H.B. 2620 by Geren – Requires TDCJ to reimburse a county after the 45th day at the average daily cost of confinement. Voted favorably from House Corrections
H.B. 3363 by Frank – Omnibus bill which requires the state to reimburse counties after the 45th day for TDHS mental health detainees, TJJD juveniles, and inmates awaiting transfer to TDCJ. Referred to House Corrections.
H.B. 3530 by Neave Criado – Requires Health and Human Services Commissioner to accept a defendant awaiting transfer to a mental health facility within 21 days or reimburse the county $350 per day. Referred to House Public Health.
Bills of Interest
Good Bills – Need Support
H.B. 103 by Murr – Allows a retired judge with 96 months of service to serve as a retired visiting judge to a constitutional county court. Pending House Judiciary and Civil Jurisprudence
H.B. 251 by Murr – Assess visiting statutory probate judge fees against estate. Reported favorably from House Judiciary and Civil Jurisprudence
H.B. 499 by Meza – Allows all counties to adopt countywide voting. Referred to House Elections
H.B. 657 by Bailes – Allows a county to post notices on the internet, instead of newspaper, after satisfying certain requirements. Referred to House State Affairs
H.B. 1132 by Spiller – Raises bid limit from $50,000 to $100,000. Referred to House County Affairs
H.B. 1487 by Gerdes – Creates Rural County Law Enforcement Agency Grant Program which can be used for personnel costs, equipment, and training. Voted favorably as substituted, House County Affairs
H.B. 1591 by Ashby – Retired constitutional county judges would be eligible for a license to carry a handgun by the Texas Department of Public Safety. Referred to House Select on Community Safety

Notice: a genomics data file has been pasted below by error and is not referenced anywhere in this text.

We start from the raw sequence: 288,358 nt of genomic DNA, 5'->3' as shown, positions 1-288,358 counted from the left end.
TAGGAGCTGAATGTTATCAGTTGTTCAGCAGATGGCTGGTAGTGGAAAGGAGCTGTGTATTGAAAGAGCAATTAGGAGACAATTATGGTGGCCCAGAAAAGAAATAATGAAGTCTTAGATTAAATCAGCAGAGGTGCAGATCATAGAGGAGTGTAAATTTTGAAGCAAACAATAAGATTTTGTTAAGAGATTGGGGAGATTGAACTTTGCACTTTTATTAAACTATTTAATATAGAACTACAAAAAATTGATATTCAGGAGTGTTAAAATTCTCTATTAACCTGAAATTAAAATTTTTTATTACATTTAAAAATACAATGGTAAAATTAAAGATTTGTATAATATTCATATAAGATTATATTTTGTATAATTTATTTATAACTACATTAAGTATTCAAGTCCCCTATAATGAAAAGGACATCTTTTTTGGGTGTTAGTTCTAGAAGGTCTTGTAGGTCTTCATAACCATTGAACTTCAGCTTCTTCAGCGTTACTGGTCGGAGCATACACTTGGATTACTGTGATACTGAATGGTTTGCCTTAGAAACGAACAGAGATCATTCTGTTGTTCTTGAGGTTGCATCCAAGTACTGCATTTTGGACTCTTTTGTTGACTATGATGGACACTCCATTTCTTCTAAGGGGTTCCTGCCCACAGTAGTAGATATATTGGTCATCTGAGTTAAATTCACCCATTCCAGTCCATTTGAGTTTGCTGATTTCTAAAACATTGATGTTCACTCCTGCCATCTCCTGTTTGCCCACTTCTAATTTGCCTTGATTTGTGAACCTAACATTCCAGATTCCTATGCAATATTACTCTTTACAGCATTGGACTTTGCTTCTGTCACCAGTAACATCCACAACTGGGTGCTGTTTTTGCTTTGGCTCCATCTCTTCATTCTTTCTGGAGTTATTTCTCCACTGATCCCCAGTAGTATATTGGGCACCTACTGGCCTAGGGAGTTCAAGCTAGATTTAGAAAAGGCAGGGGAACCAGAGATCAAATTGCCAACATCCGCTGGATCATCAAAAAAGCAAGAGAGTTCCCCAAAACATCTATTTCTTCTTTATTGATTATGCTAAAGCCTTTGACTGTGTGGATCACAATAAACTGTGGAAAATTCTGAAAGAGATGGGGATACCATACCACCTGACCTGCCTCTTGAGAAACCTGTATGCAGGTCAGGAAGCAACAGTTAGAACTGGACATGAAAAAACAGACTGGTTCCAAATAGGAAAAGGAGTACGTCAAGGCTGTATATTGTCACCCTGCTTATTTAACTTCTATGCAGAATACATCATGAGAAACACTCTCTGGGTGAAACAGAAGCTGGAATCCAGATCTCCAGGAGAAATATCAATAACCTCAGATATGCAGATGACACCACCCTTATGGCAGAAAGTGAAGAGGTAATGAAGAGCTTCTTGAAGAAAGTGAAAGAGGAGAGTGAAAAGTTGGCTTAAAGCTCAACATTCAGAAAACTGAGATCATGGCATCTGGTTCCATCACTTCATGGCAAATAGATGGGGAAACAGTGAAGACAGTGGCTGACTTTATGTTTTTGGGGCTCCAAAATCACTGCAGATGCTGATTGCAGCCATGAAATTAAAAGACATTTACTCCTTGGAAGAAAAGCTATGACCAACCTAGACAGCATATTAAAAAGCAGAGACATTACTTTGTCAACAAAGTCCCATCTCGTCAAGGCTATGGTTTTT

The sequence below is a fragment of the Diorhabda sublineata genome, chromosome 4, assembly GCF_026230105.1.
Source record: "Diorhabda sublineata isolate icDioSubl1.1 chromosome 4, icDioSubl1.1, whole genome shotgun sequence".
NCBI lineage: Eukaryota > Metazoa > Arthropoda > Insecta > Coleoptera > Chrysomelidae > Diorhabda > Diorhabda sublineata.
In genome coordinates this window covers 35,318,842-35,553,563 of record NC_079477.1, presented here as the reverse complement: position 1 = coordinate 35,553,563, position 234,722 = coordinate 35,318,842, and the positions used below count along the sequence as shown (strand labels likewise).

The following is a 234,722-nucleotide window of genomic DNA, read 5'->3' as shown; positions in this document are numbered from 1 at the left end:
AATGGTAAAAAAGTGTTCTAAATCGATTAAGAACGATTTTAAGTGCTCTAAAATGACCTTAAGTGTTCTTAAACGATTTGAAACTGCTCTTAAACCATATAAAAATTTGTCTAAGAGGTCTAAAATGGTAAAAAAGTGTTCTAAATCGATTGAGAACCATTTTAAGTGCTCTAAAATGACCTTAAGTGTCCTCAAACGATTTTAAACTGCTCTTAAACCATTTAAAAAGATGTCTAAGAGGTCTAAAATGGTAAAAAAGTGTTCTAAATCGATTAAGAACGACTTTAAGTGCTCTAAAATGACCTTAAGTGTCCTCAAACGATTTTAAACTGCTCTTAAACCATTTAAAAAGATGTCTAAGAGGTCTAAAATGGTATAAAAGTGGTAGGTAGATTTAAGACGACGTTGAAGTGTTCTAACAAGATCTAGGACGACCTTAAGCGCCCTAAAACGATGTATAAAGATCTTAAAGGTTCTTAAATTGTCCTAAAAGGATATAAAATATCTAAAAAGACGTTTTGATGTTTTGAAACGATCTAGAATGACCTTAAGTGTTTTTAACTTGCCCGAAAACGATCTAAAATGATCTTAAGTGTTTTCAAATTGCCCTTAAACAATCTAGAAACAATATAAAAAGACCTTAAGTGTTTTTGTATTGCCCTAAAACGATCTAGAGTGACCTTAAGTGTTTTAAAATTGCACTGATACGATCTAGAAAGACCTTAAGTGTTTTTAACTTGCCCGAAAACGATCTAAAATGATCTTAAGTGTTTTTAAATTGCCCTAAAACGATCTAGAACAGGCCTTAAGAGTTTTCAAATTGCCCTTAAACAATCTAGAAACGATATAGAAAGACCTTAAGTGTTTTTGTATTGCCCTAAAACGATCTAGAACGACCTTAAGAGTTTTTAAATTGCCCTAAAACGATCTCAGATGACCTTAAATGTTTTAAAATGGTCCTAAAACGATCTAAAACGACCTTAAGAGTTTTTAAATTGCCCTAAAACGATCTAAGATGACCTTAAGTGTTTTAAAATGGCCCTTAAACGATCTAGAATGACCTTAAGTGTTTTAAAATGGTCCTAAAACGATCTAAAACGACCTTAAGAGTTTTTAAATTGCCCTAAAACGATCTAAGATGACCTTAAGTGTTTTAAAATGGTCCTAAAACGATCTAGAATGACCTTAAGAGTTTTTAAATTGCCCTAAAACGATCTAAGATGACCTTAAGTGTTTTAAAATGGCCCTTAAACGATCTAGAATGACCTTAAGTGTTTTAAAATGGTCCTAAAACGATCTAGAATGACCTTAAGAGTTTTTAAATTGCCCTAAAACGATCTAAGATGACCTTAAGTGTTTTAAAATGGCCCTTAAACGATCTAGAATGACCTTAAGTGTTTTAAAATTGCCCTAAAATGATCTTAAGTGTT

H.B. 1613 by Shine – Creates local government assistance account to provide state aid for 100 percent disabled veterans tax exemptions. Hearing set for Monday; 4/10 at 10 a.m. House Ways and Means
H.B. 3352 by Gerdes – Allows a county under 150,000 population to establish a scrap tire monitoring program. Hearing set for Thursday; 4/13 at 10:30 or upon adj Environmental Regulation
H.B. 4487 by Smith/SB 1906 by Sparks – Provides student loan forgiveness to rural attorneys who accept indigent defense appointments. Referred to House Higher Education
S.B. 22 by Springer – Rural Law Enforcement Grants. Received in the House
S.B. 157 by Perry – Raises warrant fee from $50 to $75 for felony, class A and B offenses. Referred to Senate Criminal Justice
S.B. 556 by West – Exempts a county from paying transcript fees to a court reporter who uses county equipment. Referred to Senate Jurisprudence
S.B. 778 by Kolkhorst – Requires TJJD to reimburse a county without a juvenile detention facility for court-committed juveniles awaiting transfer. Hearing set for Wednesday; 4/12 at 9 a.m. Senate Finance
S.B. 782 by Birdwell – Enables DIR’s Chief Privacy Officer to assist counties with data privacy. Referred to Senate Business and Commerce.
S.J.R. 20 by Eckhardt – Authorizes optional dollar amount county homestead exemption. Referred to Senate Local Government
Problem Bills – Need Work
H.B. 14 by Harris – Requires third party review of plat applications at county expense. Reported favorably from House Land and Resource Management